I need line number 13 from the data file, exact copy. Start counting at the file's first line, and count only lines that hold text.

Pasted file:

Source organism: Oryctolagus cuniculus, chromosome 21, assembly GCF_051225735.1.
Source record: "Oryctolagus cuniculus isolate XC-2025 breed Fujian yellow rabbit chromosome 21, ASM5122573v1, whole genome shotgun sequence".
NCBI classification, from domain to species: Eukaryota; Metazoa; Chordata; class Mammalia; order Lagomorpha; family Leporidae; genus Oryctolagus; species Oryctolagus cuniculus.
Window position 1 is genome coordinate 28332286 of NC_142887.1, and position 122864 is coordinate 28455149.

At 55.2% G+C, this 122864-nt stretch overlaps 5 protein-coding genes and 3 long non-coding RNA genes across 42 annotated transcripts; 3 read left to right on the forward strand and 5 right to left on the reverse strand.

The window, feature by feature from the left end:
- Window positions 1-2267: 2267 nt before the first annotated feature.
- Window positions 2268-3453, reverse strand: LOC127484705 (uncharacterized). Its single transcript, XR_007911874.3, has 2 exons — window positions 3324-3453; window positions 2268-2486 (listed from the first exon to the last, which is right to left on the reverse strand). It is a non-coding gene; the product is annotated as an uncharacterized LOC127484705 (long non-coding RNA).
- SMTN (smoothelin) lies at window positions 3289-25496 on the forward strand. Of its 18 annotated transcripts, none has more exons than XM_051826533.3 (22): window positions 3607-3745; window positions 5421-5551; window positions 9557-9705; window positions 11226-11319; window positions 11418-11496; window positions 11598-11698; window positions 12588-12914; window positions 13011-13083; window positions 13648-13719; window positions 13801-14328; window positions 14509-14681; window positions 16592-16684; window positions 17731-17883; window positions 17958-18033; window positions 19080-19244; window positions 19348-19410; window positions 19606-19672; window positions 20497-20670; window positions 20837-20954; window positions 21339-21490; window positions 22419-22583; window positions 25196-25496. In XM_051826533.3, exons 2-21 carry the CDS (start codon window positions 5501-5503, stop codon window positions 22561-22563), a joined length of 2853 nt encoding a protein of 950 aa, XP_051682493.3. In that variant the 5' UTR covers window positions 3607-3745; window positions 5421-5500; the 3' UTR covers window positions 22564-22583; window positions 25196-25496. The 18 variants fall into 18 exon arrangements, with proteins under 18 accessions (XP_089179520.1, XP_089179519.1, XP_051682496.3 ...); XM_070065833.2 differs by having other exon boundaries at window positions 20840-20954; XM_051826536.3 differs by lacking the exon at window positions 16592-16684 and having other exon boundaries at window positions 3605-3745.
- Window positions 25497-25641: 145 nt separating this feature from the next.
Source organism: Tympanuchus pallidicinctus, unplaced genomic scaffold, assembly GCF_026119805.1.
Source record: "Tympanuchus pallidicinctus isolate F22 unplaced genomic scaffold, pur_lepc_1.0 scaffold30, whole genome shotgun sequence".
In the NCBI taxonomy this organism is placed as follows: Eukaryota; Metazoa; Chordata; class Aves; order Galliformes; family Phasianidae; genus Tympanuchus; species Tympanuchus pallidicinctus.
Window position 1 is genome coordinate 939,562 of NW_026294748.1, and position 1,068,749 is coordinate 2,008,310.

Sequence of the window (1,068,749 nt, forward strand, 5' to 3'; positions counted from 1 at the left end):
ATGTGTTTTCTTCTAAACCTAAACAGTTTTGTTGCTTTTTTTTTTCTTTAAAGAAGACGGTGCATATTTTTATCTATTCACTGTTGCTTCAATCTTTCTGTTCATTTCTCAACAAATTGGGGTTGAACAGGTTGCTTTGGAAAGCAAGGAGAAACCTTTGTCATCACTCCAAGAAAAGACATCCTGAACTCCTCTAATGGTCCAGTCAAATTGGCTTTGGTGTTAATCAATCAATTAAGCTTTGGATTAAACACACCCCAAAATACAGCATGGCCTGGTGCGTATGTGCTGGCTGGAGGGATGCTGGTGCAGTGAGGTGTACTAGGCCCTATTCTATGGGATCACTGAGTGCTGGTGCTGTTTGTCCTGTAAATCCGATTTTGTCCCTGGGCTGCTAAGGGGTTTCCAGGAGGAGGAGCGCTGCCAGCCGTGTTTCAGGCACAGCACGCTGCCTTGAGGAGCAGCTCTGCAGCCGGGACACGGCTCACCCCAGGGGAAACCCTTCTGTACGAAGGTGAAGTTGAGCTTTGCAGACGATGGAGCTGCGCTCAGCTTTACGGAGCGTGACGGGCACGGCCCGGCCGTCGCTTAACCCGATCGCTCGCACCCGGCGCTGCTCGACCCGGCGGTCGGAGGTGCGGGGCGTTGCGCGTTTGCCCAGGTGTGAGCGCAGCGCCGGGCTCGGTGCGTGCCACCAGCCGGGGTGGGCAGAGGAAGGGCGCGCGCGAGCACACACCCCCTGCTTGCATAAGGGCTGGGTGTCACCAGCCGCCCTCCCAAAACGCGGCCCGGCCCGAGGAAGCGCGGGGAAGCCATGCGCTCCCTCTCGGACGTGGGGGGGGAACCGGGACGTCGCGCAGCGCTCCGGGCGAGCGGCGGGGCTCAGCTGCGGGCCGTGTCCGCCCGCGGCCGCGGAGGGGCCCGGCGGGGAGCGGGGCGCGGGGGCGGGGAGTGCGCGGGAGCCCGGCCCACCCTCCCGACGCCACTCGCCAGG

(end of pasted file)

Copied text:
In the NCBI taxonomy this organism is placed as follows: Eukaryota; Metazoa; Chordata; class Aves; order Galliformes; family Phasianidae; genus Tympanuchus; species Tympanuchus pallidicinctus.